Other placenta complications can result from previous c-sections, including placenta accrete, placenta increta, and placenta percreta. All of these are collectively termed as placenta accrete spectrum, and they represent a range of adherence of the placenta into the uterine wall.
This complication has increased since the 1970s. A study in 2016 found the rate in the U.S. to be 1 in 272, accompanied by a lack of prenatal care. The more c-sections you get, the more the risk of placenta accrete spectrum increases.
Reactions to anesthesia
There are also some side effects of anesthesia given before performing a c-section.
It depends as sometimes there’s general anesthesia where the mother remains unconscious, and other times spine block is administered where the mother can see what’s happening although the procedure is painless in both.
You might experience vomiting, headache, dizziness, blurred vision, weakness, and breathing difficulties.
Adhesions are another potential risk c-section patients have to endure. It occurs when scar tissue connects tissues and organs that aren’t usually attached.
It also complicates future c-sections by making it more challenging to open the uterus and increasing operation time. The presence of adhesions is also associated with a greater risk of bladder injury.
The more repeated c-sections you get, the more this particular risk increases.
Ways to lower repeat c-section risk
Risks don’t have a 100 percent surety of happening. Getting a repeat c-section is a decision that can be scary. But there’re ways to minimize this risk.
After your firstborn was delivered through a c-section, there’re ways to make sure the subsequent c-section isn’t that scary. It majorly depends on your overall health and pregnancy circumstances.
Vaginal birth after c-section
As your primary birth decision was of a c-section, be it planned or based on an emergency, it’s not necessary to opt for repeated c-sections for your future deliveries as well. If you’re planning to have more children, you can also opt for a trial of labor after cesarean (TOLAC), which is an attempt to give birth vaginally after a c-section.
Vaginal birth (normal delivery) after cesarean is an essential option for those who got a c-section previously. They’re associated with decreased maternal morbidity and reduced complications in future pregnancies.
Uterine rupture is the primary risk factor associated with VBAC, and for someone with a history of c-section, the risk lies somewhere between 0.9% and 3.7%. The good news is that people between 60% to 80% of those who attempt VBAC can achieve a vaginal birth.
Timing of future pregnancy
Even after a c-section, the doctor tells you to avoid having sex for the next 6 weeks and allow your body to recover. Even after 2 months, you’re supposed to be on birth control to avoid getting pregnant for the next 6 months.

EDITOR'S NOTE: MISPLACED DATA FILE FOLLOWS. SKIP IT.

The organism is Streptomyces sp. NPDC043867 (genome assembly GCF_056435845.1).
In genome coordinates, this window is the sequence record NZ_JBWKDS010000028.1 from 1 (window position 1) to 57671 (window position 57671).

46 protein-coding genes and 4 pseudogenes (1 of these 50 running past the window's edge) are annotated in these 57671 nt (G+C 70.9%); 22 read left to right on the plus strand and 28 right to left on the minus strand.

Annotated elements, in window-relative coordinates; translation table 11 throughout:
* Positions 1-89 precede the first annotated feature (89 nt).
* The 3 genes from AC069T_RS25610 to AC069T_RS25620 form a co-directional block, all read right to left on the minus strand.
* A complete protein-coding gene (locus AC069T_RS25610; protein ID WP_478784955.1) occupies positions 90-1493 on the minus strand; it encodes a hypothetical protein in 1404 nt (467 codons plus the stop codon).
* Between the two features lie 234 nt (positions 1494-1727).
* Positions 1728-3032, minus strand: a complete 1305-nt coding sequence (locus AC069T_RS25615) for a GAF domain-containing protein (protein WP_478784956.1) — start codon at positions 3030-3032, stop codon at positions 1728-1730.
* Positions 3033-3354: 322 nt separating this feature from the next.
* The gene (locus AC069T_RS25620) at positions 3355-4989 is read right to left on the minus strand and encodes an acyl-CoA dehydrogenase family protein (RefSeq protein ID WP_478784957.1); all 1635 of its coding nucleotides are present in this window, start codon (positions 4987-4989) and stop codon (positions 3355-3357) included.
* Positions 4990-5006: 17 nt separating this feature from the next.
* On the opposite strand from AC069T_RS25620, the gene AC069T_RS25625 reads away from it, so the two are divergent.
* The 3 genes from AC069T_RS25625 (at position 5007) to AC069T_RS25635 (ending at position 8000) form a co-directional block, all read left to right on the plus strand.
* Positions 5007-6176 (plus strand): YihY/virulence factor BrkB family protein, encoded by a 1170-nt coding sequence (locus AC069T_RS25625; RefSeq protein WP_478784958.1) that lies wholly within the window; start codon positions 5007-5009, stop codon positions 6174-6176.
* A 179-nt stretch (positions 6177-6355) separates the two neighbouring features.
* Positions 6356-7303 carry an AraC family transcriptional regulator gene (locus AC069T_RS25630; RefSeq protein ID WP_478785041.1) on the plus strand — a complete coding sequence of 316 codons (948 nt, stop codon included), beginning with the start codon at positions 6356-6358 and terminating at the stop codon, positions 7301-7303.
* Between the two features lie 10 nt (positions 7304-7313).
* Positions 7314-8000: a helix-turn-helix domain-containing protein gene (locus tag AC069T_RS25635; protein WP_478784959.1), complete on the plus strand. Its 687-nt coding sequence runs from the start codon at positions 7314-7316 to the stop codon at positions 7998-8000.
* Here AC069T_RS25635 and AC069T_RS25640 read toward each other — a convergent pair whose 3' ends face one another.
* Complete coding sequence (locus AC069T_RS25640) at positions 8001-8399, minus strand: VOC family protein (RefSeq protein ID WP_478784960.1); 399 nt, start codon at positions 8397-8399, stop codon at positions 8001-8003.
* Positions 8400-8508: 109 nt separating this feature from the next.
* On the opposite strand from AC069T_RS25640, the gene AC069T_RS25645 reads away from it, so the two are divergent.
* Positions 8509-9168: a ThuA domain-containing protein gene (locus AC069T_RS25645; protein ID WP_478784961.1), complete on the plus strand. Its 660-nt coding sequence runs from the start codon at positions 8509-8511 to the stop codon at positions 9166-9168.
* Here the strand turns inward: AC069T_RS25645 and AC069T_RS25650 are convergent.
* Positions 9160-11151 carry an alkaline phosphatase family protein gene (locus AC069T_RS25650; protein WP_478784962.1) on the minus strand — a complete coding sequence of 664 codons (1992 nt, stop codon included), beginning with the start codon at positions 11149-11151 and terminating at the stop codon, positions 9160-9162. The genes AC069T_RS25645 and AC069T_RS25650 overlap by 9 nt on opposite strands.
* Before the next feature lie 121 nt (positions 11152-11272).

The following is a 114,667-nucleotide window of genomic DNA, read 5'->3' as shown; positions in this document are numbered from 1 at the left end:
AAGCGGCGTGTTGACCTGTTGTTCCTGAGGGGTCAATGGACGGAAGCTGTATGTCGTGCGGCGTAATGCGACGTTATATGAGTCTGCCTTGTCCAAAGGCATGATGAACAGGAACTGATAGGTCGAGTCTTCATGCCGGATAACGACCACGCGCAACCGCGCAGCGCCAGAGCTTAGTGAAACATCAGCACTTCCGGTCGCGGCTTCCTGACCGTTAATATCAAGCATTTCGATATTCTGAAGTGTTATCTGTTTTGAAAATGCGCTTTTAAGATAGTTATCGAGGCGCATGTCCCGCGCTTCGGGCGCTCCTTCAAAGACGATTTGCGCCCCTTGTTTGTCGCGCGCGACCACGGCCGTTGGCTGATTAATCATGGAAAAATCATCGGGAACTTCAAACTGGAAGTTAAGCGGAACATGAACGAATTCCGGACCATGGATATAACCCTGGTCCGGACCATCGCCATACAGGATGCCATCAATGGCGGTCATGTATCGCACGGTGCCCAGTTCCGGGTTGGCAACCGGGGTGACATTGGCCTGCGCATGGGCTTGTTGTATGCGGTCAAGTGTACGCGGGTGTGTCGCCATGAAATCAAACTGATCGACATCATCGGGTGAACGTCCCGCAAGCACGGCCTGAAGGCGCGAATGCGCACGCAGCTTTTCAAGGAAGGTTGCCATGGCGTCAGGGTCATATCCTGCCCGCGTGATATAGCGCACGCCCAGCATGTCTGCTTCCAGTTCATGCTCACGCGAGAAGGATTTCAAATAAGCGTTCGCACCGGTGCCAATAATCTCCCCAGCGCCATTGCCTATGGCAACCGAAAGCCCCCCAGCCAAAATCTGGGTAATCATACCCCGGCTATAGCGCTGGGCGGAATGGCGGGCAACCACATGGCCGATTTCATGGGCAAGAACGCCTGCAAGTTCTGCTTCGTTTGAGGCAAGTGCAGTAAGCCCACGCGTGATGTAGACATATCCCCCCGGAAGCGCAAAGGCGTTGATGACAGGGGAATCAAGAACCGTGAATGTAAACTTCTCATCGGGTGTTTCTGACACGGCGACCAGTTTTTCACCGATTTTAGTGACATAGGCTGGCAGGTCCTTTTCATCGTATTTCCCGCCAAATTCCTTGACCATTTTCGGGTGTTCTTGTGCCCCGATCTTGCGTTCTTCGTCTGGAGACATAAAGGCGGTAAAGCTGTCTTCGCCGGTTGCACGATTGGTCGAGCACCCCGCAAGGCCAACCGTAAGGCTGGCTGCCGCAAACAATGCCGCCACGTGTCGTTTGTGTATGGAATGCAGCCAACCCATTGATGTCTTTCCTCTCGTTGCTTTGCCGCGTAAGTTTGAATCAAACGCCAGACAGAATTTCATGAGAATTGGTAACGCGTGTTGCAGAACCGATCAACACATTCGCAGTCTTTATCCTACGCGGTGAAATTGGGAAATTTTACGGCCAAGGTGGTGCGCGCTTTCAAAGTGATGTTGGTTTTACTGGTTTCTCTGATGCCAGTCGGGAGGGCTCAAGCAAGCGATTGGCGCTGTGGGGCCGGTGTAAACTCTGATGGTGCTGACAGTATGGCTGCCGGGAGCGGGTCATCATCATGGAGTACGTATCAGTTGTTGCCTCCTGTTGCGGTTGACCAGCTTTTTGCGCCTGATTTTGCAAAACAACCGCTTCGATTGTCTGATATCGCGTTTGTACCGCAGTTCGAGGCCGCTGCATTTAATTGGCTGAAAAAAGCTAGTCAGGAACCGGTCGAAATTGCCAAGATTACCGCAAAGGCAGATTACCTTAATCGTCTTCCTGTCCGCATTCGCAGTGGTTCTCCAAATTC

There’s a reason why your doctor would say that because pregnancies occurring less than six months from the last c-section are at greater risk of adverse outcomes. There’s an increased risk of uterine rupture for those who get pregnant in short intervals.
Not just early intervals but a gap greater than 5 to 10 years could also result in adverse outcomes.
There’s a need to be on birth control to avoid this outcome and reduce the risk significantly. You should talk to your doctor about the type of birth control you need to be on.
Timing of repeat c-section
The timing to get your baby delivered with a c-section can also reduce the risk of complications after your repeated c-section significantly. Research has found that when someone has had multiple c-sections, the timing for the next c-section is of utmost importance.
A 2019 study found that maternal and neonatal morbidity occurred less frequently when delivery occurred at 39 weeks. American Academy of Pediatrics (AAP) recommended deferring scheduled c-sections until 39 completed weeks of gestation.
Tokophobia during repeat c-section
Tokophobia is where women have an extreme fear of pregnancy to avoid childbirth altogether. This fear could become so terrifying that it might physically or emotionally disable you too.
Mostly occurring in women with their first pregnancy because of the stories they have heard, this is prevalent in women with their second pregnancy too. It could have resulted from a previous traumatic experience of childbirth.
In this particular case of feeling scared in the repeated c-section, you might have had a previous traumatic c-section that is now taking over your emotions. This is entirely different from the usual fear of delivering a child, as you might have prenatal depression happening alongside tokophobia.
The only way to deal with such overpowering emotions of fear is to get help from your family and friends. There needs to be a strong support system of people who can assist you during this time.